Never Say No to a Caffarelli(9)

By: Melanie Milburne

Her gran had done her best to give Poppy a happy childhood. Growing up on the Dalrymple Estate had been a mostly happy but rather lonely existence. Lord Dalrymple rarely entertained and there were no children living close by. But it had gradually become home to her, and she had loved spending time with her gran in the kitchen at the manor.

The decision to study hospitality had been born out of Poppy’s desire to own and run her own tearoom in the village one day, so she could be close to her gran and all that was familiar. When she moved to London to do her training she felt like she was the odd one out in her peer group. She didn’t have much of a taste for alcohol and she had no interest in casual flings or partying all night in nightclubs. She’d studied hard and managed to land a great job in a hip new restaurant in Soho, but it had all turned sour when her boss had made it clear he wanted her in his bedroom as well as his kitchen.

Her gran’s severe bout of bronchitis during the winter two years ago had given Poppy the perfect excuse to move back home and follow her dream. Setting up the tearoom had been a way of bringing in a modest income whilst being able to keep an eye on her gran, and not for a day had she regretted doing it.

Poppy blew out a breath as she made her way inside the house. Maybe she did have a bias against successful men, as Raffaele Caffarelli had suggested. But why shouldn’t she resent him for thinking he could buy whatever or whoever he took a fancy to? He might be incredibly good-looking, with bucket loads of charm, but she was not going to be his next conquest.

She would stake money on it. Well, she would if she had any, of course.

* * *

Rafe strode into his London office on Monday morning. ‘Did you get that information for me?’

Margaret handed him a folder. ‘There’s not much, but what I’ve got is in there. So, how was your weekend?’

‘Average.’ He started flicking through the papers as he walked through to his office. ‘Hold my calls, will you?’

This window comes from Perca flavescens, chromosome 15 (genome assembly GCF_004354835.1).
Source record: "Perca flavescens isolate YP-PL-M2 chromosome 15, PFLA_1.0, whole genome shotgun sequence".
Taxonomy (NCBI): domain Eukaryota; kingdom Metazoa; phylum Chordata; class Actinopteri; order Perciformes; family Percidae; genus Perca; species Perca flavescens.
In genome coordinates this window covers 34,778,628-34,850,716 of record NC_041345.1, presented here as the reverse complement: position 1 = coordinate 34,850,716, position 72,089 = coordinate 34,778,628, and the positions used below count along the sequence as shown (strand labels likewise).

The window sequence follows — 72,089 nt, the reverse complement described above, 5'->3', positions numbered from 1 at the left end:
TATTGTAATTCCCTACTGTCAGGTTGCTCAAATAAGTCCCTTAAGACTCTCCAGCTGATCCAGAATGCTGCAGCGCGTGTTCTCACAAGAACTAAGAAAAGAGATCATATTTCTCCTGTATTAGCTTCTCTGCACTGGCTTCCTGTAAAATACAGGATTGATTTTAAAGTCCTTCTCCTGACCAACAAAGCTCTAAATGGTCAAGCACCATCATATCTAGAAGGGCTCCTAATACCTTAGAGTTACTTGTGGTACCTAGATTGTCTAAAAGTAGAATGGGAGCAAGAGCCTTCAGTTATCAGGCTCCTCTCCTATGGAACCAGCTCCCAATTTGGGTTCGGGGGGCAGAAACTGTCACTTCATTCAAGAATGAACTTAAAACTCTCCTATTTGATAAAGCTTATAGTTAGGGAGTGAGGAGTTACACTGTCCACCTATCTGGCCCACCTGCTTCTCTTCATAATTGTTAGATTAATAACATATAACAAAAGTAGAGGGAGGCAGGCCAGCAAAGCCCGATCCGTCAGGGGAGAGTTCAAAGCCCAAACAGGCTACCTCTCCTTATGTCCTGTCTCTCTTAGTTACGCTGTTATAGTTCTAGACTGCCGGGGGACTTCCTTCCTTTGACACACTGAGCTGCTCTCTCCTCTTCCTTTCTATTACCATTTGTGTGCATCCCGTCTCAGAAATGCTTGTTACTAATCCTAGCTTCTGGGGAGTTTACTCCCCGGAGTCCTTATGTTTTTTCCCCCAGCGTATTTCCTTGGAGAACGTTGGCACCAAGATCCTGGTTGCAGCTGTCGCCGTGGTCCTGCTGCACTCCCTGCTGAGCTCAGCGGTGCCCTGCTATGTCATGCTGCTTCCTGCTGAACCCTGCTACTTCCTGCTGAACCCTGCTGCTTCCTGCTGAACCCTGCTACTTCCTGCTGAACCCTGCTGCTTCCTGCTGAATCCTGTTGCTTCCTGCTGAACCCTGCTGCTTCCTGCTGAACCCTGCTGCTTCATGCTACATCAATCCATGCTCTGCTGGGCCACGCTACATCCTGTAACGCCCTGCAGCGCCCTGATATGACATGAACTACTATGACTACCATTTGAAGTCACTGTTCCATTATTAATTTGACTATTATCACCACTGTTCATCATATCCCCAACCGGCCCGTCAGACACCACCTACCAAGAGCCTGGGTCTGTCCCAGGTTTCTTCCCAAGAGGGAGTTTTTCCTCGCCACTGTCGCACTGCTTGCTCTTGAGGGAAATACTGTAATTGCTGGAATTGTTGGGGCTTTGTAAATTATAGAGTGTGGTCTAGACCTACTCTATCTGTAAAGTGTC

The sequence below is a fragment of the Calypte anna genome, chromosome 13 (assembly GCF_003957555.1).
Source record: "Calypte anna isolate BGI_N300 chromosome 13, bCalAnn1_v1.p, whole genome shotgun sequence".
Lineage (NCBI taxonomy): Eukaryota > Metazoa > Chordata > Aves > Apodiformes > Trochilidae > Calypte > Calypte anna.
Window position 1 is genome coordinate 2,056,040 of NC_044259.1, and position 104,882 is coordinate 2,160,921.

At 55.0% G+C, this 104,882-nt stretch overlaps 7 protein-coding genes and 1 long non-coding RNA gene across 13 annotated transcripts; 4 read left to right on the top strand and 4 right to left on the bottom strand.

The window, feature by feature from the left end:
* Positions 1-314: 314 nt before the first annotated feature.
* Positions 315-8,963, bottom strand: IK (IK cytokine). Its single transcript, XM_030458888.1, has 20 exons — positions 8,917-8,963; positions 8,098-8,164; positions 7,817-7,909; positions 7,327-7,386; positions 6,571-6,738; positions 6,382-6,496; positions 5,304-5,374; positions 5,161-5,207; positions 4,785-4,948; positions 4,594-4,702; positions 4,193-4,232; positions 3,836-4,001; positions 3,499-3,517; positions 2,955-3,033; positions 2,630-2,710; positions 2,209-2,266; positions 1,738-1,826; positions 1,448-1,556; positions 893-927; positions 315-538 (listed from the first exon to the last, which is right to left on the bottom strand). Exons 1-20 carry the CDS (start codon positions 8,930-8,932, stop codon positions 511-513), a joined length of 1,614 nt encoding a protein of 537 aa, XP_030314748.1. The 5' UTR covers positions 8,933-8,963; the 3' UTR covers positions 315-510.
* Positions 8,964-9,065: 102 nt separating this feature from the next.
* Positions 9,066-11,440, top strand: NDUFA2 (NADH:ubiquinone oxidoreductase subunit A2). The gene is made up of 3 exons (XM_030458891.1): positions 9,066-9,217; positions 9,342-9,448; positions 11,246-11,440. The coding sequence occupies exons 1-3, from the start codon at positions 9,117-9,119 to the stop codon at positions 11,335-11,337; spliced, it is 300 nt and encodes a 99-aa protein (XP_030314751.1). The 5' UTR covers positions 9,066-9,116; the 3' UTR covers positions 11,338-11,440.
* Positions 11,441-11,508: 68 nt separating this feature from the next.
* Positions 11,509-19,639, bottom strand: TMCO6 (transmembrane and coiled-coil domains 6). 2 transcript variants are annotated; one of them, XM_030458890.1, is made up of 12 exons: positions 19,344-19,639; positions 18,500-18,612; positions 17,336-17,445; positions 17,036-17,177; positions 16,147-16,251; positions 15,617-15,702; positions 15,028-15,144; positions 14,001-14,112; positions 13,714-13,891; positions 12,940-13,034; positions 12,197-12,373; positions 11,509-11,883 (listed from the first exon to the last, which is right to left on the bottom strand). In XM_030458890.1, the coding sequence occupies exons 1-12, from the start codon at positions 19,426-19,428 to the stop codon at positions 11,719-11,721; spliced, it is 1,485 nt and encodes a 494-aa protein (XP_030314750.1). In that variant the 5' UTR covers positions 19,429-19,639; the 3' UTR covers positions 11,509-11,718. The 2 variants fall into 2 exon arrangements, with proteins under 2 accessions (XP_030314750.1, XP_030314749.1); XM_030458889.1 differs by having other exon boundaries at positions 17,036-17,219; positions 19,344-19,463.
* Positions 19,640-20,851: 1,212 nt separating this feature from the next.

‘What if Miss Silverton calls?’

Rafe thought about it for a beat. ‘Make her wait.’

Margaret’s brows lifted. ‘Will do.’

He closed his office door and took the folder over to his desk. There wasn’t much he didn’t already know. Poppy Silverton had grown up with her grandmother in the dower house on the Dalrymple Estate and had been educated locally before moving to London in her late teens. She had trained as a chef and had worked in a restaurant in Soho he’d been to a couple of times. She’d been running the tearoom in the village for the last couple of years. Her grandmother, Beatrice, had died a few months ago, exactly six months after Lord Dalrymple, and the house he had left to Beatrice had subsequently passed to Poppy.

Rafe leaned back in his chair. There was nothing about her private life, about who she was dating or had dated. He couldn’t help a rueful smile. If a similar search had been done on him or one of his brothers, reams and reams of stuff would have come spilling out.

He’d driven away from the manor late on Saturday night but he hadn’t stopped thinking about her. It wasn’t just her house that was playing on his mind. He’d never met a more intriguing woman. She was so spirited and defiant. She must realise she hadn’t a hope of winning against him, but she stood up to him all the same. That was enormously attractive. He was so used to women tripping over themselves to please him.

But Poppy’s comment about him not knowing who genuinely cared for him had resonated a little too well with him. Apart from his brothers, who really gave a toss about him? His grandfather certainly didn’t. His members of staff were respectful and mostly loyal, but then he paid them generously to be so.

He frowned at where his thoughts were heading. He wasn’t interested in love and commitment. Losing his parents had taught him to keep a very tight lid on his emotions. Loving someone hurt like hell if you lost them. He never lost anything or anyone now. He did the hiring and the firing in all of his relationships.

They lasted as long as he wanted and no longer.

Rafe leaned forward to press the intercom on his desk. ‘Margaret? Find out who owns the building Miss Silverton operates her tearoom out of. Make them an offer they can’t refuse. Get them to sign a confidentiality agreement.’

‘Right away.’

‘Oh, and one other thing... Cancel all of my appointments for the next couple of weeks. I’m heading out of town.’

‘A holiday?’

Rafe smiled to himself. ‘You could call it that.’

                      CHAPTER THREE